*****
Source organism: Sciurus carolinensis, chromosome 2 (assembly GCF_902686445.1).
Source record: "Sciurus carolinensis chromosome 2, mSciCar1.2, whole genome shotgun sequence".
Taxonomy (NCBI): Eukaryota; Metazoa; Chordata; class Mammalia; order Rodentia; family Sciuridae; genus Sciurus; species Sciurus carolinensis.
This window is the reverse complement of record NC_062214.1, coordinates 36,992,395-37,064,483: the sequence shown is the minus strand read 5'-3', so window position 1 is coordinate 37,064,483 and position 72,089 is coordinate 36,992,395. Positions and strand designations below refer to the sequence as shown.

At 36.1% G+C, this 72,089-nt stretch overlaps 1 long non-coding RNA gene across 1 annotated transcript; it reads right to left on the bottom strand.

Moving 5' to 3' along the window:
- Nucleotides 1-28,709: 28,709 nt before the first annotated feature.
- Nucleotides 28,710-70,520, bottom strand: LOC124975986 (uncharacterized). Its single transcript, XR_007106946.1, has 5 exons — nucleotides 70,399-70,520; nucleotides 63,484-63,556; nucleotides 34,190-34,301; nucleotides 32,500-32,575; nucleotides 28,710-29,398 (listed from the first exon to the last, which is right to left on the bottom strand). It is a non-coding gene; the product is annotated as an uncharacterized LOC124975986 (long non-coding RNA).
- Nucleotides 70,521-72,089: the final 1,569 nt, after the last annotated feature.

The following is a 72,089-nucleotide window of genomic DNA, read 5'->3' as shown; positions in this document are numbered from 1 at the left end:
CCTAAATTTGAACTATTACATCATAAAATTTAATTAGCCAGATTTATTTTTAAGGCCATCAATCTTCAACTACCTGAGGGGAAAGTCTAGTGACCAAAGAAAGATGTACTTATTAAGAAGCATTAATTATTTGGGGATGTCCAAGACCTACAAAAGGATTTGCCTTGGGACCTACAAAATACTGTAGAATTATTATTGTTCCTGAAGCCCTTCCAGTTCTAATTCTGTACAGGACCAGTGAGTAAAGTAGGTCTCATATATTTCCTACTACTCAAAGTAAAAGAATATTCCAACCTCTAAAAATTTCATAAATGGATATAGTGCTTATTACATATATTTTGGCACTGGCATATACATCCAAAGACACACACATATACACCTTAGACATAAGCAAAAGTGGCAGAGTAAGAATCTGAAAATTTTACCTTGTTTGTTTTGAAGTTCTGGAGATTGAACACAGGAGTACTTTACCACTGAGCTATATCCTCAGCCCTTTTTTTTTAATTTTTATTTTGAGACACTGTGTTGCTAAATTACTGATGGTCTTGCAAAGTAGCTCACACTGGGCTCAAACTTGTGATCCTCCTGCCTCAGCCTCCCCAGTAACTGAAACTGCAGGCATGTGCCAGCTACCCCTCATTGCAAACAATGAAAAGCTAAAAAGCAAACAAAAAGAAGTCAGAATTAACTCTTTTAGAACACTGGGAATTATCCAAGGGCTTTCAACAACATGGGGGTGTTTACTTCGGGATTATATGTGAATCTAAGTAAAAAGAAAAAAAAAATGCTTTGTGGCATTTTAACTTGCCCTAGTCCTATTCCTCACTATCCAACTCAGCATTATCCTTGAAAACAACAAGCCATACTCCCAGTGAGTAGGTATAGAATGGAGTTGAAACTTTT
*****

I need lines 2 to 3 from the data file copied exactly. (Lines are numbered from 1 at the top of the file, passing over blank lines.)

Source record: "Sciurus carolinensis chromosome 2, mSciCar1.2, whole genome shotgun sequence".
Taxonomy (NCBI): Eukaryota; Metazoa; Chordata; class Mammalia; order Rodentia; family Sciuridae; genus Sciurus; species Sciurus carolinensis.